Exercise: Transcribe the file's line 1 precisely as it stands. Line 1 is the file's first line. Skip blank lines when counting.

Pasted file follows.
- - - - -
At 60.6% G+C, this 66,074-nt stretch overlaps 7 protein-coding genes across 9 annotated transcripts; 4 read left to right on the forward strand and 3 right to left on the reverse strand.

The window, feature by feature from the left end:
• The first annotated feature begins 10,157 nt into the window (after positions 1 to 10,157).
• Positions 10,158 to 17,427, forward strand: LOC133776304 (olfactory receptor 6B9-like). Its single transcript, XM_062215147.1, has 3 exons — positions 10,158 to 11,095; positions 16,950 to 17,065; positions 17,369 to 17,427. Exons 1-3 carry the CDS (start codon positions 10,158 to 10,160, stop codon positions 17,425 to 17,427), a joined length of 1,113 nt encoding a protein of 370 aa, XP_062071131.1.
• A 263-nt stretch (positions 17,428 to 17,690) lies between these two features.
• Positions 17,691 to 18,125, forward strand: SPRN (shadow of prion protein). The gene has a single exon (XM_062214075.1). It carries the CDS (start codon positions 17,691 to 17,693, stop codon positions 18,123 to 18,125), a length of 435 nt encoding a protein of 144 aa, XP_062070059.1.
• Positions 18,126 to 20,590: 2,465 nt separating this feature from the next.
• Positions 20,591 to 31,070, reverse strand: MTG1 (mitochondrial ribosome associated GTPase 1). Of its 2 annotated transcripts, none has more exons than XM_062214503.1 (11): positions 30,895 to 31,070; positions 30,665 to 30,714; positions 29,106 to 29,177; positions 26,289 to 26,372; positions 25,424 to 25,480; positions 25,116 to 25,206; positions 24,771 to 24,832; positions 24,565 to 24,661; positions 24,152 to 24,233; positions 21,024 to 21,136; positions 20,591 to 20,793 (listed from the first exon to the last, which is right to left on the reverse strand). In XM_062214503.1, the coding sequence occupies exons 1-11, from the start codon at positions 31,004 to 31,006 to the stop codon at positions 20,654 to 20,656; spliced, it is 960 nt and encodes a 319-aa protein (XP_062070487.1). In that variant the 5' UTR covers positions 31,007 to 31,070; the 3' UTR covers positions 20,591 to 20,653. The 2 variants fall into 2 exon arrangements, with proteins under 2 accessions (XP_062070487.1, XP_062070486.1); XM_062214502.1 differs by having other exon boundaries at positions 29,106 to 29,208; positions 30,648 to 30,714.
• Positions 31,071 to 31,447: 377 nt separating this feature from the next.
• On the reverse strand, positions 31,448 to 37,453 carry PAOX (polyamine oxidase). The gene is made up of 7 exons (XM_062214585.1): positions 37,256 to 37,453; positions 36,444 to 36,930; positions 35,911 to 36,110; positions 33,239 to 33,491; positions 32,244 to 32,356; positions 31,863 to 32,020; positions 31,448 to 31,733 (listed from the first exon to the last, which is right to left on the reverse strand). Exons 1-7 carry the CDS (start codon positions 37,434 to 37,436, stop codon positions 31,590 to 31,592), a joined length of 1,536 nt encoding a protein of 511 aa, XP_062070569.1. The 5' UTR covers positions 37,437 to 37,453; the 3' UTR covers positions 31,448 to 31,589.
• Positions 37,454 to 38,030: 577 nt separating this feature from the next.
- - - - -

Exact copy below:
At 60.6% G+C, this 66,074-nt stretch overlaps 7 protein-coding genes across 9 annotated transcripts; 4 read left to right on the forward strand and 3 right to left on the reverse strand.